Many of the developments in the landscape of the parish have been the result of changes in the population of the village. It is by no means easy to obtain accurate figures of the number of people living in the village prior to the 19th century and this note is to explain how we arrived at the final totals. From 1801 to the present day there are reliable population statistics in the official Census Returns. Prior to that any estimate of population has to be worked out from documents whose primary purpose was not always the recording of population. Therefore there is always an element of guesswork and error in the resulting figures. Our first record of the number of people in the village is in Domesday Book. However there are serious difficulties for we are not sure whether the recorded numbers of people are heads of families, individuals, or a mixture of both. In addition both Great and Little Shelford are mixed up together. Therefore our estimate of population in 1085 is only a guess. However it does seem likely that there were between 115 and 170 people living in the village at this time. The next record of population is that given in the Hundred Rolls of 1279. Again many of the problems we had in Domesday Book re-occur and they are increased by the fact that some people may be listed more than once. The estimate of population from this source for Great Shelford is around 400. This is a considerable increase in the 1086 figure and it may be a hopeless over estimate. Moving on to the 14th century,the Lay Subsidy Roll of 1327 presents the same difficulties but seems to indicate a population of just over 250. This is a sharp decline from the 1279 figure if the former is accurate, which is unlikely, and would bring the population back to little more than it was in 1086.
Our next definite idea of the size of the village is not until the 16th century when the parish registers begin. Using the methods devised by Dr, Cox it is possible to obtain some idea of population trends in the parish from the 1550s to 1801 when the official returns commenced. These figures are still not very exact and cannot be trusted absolutely but they do show a general stable level of population of between 300 and 400 from the mid-16th to the early 18th centuries. At either end of this period the figures can be checked against two other sources. In 1568 there are the Bishop's Returns which list 300 people for the village. This, while not agreeing exactly with the total calculated from the parish registers for the same period is not far out. Towards the end of the 17th century are the Hearth Tax Returns of 1663-4. These show a figure markedly higher than those from the parish registers which may mean the latter totals are too low. During the 18th century the parish register figures, while perhaps still not accurate show a marked rise in the population of the village which was continued into the 19th and 20th centuries.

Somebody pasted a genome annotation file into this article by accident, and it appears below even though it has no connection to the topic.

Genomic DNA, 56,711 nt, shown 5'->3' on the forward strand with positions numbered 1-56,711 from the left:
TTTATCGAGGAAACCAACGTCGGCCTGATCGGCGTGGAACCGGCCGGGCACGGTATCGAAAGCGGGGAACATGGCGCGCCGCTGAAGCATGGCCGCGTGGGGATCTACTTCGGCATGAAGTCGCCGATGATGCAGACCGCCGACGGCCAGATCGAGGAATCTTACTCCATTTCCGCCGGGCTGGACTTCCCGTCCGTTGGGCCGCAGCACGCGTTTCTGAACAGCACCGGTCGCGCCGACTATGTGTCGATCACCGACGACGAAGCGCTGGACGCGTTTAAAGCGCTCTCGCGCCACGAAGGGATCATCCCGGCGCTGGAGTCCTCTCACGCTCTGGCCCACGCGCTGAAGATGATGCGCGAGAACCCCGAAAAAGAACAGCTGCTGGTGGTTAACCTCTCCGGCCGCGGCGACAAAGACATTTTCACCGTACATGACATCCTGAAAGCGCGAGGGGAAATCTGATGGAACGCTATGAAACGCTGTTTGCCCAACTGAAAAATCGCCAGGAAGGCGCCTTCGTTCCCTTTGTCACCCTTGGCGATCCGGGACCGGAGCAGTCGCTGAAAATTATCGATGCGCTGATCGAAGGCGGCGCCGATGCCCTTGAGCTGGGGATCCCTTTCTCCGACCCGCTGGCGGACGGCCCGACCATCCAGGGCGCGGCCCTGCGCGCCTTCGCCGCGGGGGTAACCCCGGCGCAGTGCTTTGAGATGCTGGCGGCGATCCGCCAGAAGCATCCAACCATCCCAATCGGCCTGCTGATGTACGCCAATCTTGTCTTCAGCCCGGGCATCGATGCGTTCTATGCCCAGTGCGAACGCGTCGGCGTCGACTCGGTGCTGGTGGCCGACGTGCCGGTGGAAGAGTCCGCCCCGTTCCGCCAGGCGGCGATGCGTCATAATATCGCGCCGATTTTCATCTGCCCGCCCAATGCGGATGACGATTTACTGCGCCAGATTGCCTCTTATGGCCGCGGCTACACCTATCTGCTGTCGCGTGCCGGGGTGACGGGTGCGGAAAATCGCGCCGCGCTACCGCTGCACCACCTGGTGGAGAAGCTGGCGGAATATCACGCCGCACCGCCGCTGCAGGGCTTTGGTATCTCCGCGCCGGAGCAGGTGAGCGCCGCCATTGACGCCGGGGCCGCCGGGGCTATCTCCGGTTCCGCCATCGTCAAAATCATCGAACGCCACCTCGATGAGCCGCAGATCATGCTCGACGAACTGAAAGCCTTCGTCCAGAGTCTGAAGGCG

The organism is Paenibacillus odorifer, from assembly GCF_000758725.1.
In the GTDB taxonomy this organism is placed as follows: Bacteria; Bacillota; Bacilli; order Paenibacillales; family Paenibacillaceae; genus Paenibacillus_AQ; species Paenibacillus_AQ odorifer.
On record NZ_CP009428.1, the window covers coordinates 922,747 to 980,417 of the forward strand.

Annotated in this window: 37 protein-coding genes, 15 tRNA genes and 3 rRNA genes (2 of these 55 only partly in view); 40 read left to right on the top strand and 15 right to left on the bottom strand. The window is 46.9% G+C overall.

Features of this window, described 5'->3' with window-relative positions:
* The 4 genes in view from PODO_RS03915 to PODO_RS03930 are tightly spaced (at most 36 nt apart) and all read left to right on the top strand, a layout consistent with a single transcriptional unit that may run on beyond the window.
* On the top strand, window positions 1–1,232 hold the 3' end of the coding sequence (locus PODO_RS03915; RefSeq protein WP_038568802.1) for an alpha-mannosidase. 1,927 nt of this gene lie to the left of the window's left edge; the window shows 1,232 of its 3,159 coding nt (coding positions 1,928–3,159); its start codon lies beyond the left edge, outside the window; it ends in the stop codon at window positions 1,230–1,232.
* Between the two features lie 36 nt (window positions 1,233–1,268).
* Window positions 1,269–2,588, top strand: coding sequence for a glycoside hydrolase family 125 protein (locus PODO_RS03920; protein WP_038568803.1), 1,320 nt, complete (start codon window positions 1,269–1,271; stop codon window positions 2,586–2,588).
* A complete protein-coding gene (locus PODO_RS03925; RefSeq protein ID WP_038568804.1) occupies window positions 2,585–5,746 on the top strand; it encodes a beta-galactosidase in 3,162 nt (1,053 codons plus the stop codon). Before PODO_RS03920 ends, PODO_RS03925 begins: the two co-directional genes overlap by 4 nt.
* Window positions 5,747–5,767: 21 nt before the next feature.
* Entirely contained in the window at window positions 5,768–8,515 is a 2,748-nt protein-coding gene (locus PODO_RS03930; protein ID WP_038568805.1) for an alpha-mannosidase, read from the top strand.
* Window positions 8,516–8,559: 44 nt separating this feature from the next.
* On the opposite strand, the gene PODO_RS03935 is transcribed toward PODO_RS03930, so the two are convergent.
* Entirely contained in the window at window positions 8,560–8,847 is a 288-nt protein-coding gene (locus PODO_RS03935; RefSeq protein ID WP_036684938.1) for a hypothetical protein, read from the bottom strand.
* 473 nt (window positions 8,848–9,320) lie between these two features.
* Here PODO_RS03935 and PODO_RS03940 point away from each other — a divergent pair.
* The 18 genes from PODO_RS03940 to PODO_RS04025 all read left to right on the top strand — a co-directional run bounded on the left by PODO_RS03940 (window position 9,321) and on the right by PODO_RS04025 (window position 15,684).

On the whole, while accepting all the possible errors in our calculations, the resulting graph does seem to indicate a fairly small medieval population which increased markedly in the 15th and 16th centuries, levelled off again in the 17th and then climbed steadily until the end of the 19th century. Since then, under the pressures of modern life, it has rocketed upwards.
Page last updated October 29th 2009